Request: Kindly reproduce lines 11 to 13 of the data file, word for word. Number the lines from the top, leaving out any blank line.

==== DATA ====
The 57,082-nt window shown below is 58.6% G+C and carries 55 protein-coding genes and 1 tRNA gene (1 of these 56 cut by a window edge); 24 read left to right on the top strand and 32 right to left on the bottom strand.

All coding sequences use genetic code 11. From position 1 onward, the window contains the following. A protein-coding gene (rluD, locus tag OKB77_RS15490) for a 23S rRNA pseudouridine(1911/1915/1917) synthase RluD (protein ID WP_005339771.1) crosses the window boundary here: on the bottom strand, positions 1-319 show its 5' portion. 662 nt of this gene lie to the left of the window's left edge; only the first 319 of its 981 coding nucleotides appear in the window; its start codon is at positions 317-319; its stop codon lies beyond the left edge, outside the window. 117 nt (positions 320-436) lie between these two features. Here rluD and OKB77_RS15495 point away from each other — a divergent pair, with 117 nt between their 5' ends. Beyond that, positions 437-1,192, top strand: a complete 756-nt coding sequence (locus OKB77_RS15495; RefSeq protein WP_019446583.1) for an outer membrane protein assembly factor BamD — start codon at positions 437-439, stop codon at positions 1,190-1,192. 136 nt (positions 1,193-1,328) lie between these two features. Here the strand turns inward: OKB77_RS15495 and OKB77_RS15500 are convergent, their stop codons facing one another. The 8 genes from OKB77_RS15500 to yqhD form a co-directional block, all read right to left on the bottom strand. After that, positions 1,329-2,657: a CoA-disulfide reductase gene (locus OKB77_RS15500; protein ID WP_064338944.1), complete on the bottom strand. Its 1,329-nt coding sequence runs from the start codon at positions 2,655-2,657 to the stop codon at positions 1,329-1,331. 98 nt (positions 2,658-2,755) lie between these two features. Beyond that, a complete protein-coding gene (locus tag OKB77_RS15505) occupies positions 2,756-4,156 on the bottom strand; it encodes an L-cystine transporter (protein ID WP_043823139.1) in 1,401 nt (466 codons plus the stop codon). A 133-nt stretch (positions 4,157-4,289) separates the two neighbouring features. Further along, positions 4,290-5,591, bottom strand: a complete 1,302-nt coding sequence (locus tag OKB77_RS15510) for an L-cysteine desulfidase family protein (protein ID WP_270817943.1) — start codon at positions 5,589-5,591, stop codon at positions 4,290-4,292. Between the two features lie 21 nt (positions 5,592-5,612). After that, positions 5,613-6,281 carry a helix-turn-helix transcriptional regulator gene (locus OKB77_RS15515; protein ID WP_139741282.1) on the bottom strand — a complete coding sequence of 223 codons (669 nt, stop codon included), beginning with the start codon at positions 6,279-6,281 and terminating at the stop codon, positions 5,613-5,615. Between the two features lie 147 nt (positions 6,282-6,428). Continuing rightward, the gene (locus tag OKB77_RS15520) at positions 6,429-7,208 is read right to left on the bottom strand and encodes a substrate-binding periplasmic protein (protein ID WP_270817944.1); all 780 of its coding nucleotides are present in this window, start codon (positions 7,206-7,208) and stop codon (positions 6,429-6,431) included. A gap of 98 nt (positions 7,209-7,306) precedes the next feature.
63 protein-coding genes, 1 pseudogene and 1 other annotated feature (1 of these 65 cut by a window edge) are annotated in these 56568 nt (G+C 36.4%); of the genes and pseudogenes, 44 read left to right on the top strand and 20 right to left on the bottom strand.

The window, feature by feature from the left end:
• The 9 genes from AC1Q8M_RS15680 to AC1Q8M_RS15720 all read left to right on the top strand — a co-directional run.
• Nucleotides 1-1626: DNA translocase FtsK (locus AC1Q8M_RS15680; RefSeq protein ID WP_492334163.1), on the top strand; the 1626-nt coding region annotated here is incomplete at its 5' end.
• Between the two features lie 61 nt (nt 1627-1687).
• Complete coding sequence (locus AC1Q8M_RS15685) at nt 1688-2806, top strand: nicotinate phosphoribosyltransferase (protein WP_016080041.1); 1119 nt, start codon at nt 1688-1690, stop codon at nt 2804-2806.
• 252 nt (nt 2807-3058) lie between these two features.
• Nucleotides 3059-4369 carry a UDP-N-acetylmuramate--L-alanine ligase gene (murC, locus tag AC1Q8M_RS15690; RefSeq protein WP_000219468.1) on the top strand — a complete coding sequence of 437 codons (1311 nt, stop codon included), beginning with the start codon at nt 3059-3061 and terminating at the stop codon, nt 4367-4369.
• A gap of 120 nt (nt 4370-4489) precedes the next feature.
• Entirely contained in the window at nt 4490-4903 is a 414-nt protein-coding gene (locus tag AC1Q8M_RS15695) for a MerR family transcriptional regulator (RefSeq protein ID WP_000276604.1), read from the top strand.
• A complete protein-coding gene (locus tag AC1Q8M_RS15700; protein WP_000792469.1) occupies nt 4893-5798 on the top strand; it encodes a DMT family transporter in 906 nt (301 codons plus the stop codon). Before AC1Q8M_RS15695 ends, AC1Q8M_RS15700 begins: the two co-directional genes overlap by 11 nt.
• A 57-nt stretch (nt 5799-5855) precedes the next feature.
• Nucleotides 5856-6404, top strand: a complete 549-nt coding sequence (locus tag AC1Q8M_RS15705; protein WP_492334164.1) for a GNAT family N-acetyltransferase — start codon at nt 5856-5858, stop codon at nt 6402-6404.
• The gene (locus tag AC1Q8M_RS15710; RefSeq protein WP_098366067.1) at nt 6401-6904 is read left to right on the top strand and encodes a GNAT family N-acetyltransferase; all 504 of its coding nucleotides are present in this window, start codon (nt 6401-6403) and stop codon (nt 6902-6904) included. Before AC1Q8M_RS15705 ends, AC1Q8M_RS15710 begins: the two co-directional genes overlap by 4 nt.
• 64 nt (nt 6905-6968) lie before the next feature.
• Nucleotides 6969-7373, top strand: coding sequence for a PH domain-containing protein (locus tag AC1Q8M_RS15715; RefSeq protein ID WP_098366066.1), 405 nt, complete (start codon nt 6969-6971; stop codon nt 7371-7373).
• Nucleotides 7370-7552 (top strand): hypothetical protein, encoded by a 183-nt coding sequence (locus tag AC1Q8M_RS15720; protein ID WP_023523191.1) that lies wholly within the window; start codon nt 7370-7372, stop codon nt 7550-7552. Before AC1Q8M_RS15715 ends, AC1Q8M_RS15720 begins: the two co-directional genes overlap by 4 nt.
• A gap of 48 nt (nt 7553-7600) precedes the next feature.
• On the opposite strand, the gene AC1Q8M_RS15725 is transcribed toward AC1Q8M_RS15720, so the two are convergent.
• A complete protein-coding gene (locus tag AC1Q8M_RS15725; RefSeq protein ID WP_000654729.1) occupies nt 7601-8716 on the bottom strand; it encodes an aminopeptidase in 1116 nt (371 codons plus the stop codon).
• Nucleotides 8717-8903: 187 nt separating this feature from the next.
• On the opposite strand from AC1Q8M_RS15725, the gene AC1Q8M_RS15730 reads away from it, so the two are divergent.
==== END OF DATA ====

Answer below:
• A gap of 120 nt (nt 4370-4489) precedes the next feature.
• Entirely contained in the window at nt 4490-4903 is a 414-nt protein-coding gene (locus tag AC1Q8M_RS15695) for a MerR family transcriptional regulator (RefSeq protein ID WP_000276604.1), read from the top strand.
• A complete protein-coding gene (locus tag AC1Q8M_RS15700; protein WP_000792469.1) occupies nt 4893-5798 on the top strand; it encodes a DMT family transporter in 906 nt (301 codons plus the stop codon). Before AC1Q8M_RS15695 ends, AC1Q8M_RS15700 begins: the two co-directional genes overlap by 11 nt.